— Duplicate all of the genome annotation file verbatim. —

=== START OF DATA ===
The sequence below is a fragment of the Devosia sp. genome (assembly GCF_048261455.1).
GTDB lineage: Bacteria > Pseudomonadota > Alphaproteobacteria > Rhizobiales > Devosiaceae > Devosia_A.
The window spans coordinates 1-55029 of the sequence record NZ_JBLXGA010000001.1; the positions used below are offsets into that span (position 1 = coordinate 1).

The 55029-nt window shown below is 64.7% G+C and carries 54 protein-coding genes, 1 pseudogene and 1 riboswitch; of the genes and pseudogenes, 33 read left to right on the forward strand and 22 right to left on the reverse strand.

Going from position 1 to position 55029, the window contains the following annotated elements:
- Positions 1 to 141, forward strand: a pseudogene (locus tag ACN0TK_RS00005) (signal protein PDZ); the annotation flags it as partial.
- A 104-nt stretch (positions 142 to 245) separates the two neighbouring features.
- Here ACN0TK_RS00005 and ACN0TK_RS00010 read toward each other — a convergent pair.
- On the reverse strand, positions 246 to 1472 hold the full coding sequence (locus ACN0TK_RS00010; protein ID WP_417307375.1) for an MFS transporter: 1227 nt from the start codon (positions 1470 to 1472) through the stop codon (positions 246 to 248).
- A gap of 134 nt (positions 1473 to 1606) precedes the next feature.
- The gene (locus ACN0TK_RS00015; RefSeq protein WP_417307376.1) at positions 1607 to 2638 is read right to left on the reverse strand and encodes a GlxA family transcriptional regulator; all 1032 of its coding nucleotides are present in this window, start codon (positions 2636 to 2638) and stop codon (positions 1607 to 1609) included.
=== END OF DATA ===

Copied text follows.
The sequence below is a fragment of the Devosia sp. genome (assembly GCF_048261455.1).
GTDB lineage: Bacteria > Pseudomonadota > Alphaproteobacteria > Rhizobiales > Devosiaceae > Devosia_A.
The window spans coordinates 1-55029 of the sequence record NZ_JBLXGA010000001.1; the positions used below are offsets into that span (position 1 = coordinate 1).

The 55029-nt window shown below is 64.7% G+C and carries 54 protein-coding genes, 1 pseudogene and 1 riboswitch; of the genes and pseudogenes, 33 read left to right on the forward strand and 22 right to left on the reverse strand.

Going from position 1 to position 55029, the window contains the following annotated elements:
- Positions 1 to 141, forward strand: a pseudogene (locus tag ACN0TK_RS00005) (signal protein PDZ); the annotation flags it as partial.
- A 104-nt stretch (positions 142 to 245) separates the two neighbouring features.
- Here ACN0TK_RS00005 and ACN0TK_RS00010 read toward each other — a convergent pair.
- On the reverse strand, positions 246 to 1472 hold the full coding sequence (locus ACN0TK_RS00010; protein ID WP_417307375.1) for an MFS transporter: 1227 nt from the start codon (positions 1470 to 1472) through the stop codon (positions 246 to 248).
- A gap of 134 nt (positions 1473 to 1606) precedes the next feature.
- The gene (locus ACN0TK_RS00015; RefSeq protein WP_417307376.1) at positions 1607 to 2638 is read right to left on the reverse strand and encodes a GlxA family transcriptional regulator; all 1032 of its coding nucleotides are present in this window, start codon (positions 2636 to 2638) and stop codon (positions 1607 to 1609) included.